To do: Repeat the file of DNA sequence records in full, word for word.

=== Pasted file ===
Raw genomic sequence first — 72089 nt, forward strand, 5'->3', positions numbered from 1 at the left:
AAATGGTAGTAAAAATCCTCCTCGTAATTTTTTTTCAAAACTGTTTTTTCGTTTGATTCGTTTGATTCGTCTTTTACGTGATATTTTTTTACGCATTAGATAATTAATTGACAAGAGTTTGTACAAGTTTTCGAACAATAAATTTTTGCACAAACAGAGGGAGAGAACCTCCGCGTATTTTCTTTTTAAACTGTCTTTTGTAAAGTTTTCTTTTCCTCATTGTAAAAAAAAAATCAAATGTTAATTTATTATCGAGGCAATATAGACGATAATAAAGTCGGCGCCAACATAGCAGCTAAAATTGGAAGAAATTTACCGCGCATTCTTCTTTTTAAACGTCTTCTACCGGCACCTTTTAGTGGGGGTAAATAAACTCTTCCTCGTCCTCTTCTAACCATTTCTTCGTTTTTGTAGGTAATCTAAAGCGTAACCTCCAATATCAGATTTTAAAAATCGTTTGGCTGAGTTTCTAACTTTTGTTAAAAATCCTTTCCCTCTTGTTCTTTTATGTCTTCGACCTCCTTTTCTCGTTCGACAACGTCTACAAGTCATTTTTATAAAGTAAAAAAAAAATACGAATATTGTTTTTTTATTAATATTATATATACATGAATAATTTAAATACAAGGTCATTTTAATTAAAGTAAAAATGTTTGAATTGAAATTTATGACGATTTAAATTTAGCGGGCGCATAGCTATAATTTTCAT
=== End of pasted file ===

Raw genomic sequence first — 72089 nt, forward strand, 5'->3', positions numbered from 1 at the left:
AAATGGTAGTAAAAATCCTCCTCGTAATTTTTTTTCAAAACTGTTTTTTCGTTTGATTCGTTTGATTCGTCTTTTACGTGATATTTTTTTACGCATTAGATAATTAATTGACAAGAGTTTGTACAAGTTTTCGAACAATAAATTTTTGCACAAACAGAGGGAGAGAACCTCCGCGTATTTTCTTTTTAAACTGTCTTTTGTAAAGTTTTCTTTTCCTCATTGTAAAAAAAAAATCAAATGTTAATTTATTATCGAGGCAATATAGACGATAATAAAGTCGGCGCCAACATAGCAGCTAAAATTGGAAGAAATTTACCGCGCATTCTTCTTTTTAAACGTCTTCTACCGGCACCTTTTAGTGGGGGTAAATAAACTCTTCCTCGTCCTCTTCTAACCATTTCTTCGTTTTTGTAGGTAATCTAAAGCGTAACCTCCAATATCAGATTTTAAAAATCGTTTGGCTGAGTTTCTAACTTTTGTTAAAAATCCTTTCCCTCTTGTTCTTTTATGTCTTCGACCTCCTTTTCTCGTTCGACAACGTCTACAAGTCATTTTTATAAAGTAAAAAAAAAATACGAATATTGTTTTTTTATTAATATTATATATACATGAATAATTTAAATACAAGGTCATTTTAATTAAAGTAAAAATGTTTGAATTGAAATTTATGACGATTTAAATTTAGCGGGCGCATAGCTATAATTTTCAT